When Mervin Kelly talked about innovation, his view was: ‘Innovation is an important new product or process, deployed on a large scale and having significant impact on society and the economy that can do a job “better or cheaper, or both.”’ Many times we think about innovation as those small incremental steps that enhance products or services over time. Maybe texting can manage that part, but not the fundamental changes that society and our economy require to take us beyond our current difficulties.
Phone conversations are the half-way house that helps pick up on many nuances needed to inspire breakthrough questions essential to innovation. They are so much more time efficient than texting due to simultaneous dialog. To beat this enormous advantage, communication companies dramatically reduced the cost enticement for emails or texting to tip the balance in their favor. When you add it all up, texting and email can absorb untold amounts of time, owing to their simplex, one-way nature.
Indeed, apart from the opportunity to hide behind our computer, cell-phone or iPad, a perceived advantage of using email or text is that we can pick and choose what interests us. This writer is as guilty as anyone else. But have we thought about how many opportunities we allow slip away each day because we cannot assess the true value behind that written word. It’s about as successful as picking the right candidate from a bunch of resumes: which is impossible, despite many pundits to the contrary.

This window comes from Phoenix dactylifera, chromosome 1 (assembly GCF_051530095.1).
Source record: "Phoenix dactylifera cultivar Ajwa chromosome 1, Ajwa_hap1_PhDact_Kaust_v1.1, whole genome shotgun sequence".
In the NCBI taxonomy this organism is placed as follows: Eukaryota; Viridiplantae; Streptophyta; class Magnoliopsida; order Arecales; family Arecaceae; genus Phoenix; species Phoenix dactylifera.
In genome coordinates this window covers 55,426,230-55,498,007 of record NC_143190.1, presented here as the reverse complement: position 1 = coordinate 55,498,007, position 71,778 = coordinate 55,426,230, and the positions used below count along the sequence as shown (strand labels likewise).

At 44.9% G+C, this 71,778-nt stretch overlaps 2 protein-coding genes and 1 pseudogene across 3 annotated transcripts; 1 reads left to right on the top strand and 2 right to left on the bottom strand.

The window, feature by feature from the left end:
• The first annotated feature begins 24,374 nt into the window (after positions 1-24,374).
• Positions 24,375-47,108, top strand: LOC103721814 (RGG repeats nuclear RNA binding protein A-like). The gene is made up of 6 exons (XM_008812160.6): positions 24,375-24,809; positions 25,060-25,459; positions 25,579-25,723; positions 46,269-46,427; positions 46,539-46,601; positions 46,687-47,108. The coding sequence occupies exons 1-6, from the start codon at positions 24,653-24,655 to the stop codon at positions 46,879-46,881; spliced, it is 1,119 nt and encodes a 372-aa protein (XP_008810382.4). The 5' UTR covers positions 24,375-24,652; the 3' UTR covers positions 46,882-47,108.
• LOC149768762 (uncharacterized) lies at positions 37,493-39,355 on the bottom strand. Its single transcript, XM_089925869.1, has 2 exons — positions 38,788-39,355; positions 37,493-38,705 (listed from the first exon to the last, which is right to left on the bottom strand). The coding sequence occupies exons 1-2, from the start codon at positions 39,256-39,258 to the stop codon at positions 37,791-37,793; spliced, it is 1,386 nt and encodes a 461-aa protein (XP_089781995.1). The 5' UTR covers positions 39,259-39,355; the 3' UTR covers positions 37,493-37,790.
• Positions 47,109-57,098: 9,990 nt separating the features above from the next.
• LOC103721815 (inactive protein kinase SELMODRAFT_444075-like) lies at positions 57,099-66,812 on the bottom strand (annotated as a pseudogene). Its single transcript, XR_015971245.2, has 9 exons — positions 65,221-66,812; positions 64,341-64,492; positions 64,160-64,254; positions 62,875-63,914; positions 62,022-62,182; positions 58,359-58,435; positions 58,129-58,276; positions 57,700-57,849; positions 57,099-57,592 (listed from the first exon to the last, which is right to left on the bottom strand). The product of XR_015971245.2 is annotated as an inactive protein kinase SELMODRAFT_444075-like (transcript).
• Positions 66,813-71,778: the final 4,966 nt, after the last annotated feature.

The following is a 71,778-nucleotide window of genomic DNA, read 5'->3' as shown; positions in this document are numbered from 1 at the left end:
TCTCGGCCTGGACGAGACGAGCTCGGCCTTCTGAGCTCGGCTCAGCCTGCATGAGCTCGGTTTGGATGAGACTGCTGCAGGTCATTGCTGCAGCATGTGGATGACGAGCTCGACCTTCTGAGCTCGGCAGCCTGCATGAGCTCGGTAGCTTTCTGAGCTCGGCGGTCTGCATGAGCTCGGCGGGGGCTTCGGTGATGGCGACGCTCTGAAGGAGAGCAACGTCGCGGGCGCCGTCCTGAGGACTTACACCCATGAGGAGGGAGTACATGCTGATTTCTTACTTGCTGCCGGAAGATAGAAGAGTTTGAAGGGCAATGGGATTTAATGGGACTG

Perhaps word-to-word, rather than face-to-face, enables us to live up to a quote by Sir Joshua Reynolds, famous 18th century philosopher and painter, that Thomas Edison prized above a doorway in his laboratory: “There’s no expedient that man will not go to avoid the labor of thinking.” Mervin Kelly would no doubt buy that one.
We need to find ways to re-engage the word-to-word generation before it’s too late. Without that, it may take several generations of economic decline for someone to wake-up and announce, “We need to be involved in face-to-face dialog to find the best solutions and see our way forward.”
If you wish to beef-up the advantages of face-to-face dialog within your organization, please contact:
Andreas Verykios –Europe – (+352)621 37 25 06 or
Chris Garratt –Europe- (+352) 2631 3384 or
Denise Lalonde – New York- (212) 974 1438 or
Ed Frontera – Florida – (561) 715 0447 or
Jim Leonhard –California – (415) 482 7766 or
Olger Draijer –Europe-(+352) 45 88 35 or
Paul Schonenberg – Europe – (+352) 621 23 3131 or
Peter A. Arthur-Smith – New York- (212) 332-8907 or

©1994-2012 Leadership Solutions Inc.® (MALRC). All rights reserved